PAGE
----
Monday, October 3, 2011

Spiritual Petsitting

This week we are visiting two darling dogs, Elvis and Sophie. This is new client, referred by one of our long time clients, and we thank her again for the trust!

As I sat in the cool morning with Sophie the itty bitty poodle on my lap and Elvis the schnauzer guarding the property from evil squirrels, I thought about why I love our petsitting business so much.

Sons and I have been doing this for over 6 years. They grew up with it, first accompanying me on sits, now they do the bulk of the sits on their own. Lots of great memories together and car time to talk.

But, I love it because I feel like I am a caretaker. Caring for these pets who are special in the clients' lives. Allowing them to travel (for vacations, family events, some happy some sad) and knowing their beloved animals are in good hands. Also their house is safe and looks lived in.

But as I sit in a home, am there multiple times a day, I feel I get to know the people. No, I don't snoop, but I see. See photos on the fridge, the coats on the rack, the running shoes by the back door, the dad's shirts pressed in the laundry room ready for work the next Monday, the dishes in the sink or cheerios on the floor.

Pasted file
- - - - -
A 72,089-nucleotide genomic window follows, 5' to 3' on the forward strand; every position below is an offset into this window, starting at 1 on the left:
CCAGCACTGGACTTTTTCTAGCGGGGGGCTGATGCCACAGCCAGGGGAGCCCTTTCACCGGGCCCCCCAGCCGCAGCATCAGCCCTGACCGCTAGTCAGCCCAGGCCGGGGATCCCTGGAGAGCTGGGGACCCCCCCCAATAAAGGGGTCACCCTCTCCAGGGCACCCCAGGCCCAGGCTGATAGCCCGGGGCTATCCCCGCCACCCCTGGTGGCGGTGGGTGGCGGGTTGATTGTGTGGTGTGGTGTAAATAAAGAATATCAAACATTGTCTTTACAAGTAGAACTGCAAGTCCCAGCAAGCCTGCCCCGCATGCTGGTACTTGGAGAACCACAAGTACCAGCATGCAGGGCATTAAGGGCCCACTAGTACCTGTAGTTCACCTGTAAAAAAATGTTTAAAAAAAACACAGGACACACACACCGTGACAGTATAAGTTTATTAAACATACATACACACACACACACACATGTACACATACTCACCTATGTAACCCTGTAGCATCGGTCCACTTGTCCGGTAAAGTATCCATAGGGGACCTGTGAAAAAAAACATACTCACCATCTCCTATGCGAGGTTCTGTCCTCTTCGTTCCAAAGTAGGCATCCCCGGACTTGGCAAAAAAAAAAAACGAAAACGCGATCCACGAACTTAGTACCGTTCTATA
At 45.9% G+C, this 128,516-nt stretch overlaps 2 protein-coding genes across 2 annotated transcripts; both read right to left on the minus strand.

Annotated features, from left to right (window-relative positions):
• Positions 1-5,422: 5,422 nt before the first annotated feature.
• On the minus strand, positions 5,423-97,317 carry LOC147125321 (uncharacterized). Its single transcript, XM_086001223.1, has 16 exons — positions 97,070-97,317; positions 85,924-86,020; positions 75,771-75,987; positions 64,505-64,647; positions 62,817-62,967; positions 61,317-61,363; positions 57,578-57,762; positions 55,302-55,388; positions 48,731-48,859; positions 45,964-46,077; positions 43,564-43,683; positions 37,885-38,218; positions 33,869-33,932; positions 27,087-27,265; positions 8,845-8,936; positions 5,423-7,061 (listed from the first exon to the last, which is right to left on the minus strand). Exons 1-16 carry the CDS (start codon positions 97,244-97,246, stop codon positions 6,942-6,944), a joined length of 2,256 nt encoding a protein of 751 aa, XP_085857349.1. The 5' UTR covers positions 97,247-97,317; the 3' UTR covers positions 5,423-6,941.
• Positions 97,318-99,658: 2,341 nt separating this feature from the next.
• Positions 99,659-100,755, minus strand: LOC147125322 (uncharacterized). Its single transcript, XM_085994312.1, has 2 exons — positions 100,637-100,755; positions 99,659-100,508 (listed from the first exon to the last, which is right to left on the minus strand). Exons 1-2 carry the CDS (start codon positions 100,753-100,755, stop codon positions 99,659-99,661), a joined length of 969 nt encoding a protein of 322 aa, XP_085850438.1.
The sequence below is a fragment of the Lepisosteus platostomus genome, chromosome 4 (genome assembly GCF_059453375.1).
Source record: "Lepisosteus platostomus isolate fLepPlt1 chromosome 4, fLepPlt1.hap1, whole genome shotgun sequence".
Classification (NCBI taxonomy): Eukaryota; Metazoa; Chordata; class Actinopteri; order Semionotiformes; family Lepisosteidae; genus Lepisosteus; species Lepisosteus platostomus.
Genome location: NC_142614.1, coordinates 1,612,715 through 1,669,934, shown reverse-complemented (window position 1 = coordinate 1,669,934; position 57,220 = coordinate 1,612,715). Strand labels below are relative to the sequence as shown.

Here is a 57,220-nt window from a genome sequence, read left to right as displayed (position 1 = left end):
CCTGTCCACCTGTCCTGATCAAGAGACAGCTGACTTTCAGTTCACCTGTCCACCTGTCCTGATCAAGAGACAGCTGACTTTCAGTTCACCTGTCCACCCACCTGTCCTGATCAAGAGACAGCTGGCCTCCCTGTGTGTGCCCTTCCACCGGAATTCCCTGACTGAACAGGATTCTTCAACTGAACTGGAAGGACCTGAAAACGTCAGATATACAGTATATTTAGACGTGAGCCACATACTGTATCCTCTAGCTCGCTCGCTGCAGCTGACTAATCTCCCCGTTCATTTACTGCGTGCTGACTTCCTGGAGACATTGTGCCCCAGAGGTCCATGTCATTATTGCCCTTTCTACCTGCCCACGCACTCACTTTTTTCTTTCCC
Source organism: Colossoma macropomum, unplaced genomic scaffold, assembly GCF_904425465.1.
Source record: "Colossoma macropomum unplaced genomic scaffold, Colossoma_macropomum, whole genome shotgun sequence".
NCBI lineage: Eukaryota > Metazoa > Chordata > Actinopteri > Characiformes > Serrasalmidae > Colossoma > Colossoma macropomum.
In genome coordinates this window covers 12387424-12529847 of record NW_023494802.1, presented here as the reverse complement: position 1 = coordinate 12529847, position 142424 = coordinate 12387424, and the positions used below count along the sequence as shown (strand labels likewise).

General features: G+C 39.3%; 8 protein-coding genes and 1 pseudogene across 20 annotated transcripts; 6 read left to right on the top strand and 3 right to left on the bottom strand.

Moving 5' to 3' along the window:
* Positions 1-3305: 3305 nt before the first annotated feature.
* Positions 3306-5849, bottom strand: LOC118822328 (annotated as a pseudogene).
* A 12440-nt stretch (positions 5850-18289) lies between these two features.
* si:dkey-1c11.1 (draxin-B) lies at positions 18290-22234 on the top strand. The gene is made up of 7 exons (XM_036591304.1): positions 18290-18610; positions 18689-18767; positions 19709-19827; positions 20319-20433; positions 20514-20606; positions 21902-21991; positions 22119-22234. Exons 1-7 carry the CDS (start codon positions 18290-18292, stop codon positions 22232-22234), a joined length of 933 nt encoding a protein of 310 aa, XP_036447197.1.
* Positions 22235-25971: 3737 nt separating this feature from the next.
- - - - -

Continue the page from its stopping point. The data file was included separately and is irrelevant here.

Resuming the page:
I spend my lap time with the dogs (or cats) doing my spiritual reading or meditations. It allows me to pray for them as well. There is something intimate about being in someone's home when they are not there. I am so thankful for the trust.

Today as I sat with Sophie in the pool lounge, and Elvis was doing Squirrel Sentry Duty, I felt so thankful and also in awe at the responsibility I had. I also read today's liturgy scripture about the greatest commandment- to love God with all our heart, mind and strength and one another as our self.

I feel I fail so often. What should I be doing? Big things, little things? Well, this is a little thing I can do. Love their pets. Love them.

Sunday, October 2, 2011

Good to Great to Humble?

I am listening to the book Good to Great by Jim Collins.

Yes, it is about businesses.. recommended by my husband's business coach. (Yes, he is starting a new business, but that is a different story.)

I started listening, and it was very intriguing, but I felt suddenly like I didn't want to listen to a business book right now. Yes, I have always loved business, ended up with a degree in it, have worked for 2 really great small or start up companies, have our own little pet-sitting business, which we love... and now am going to some awesome coaching sessions with my husband.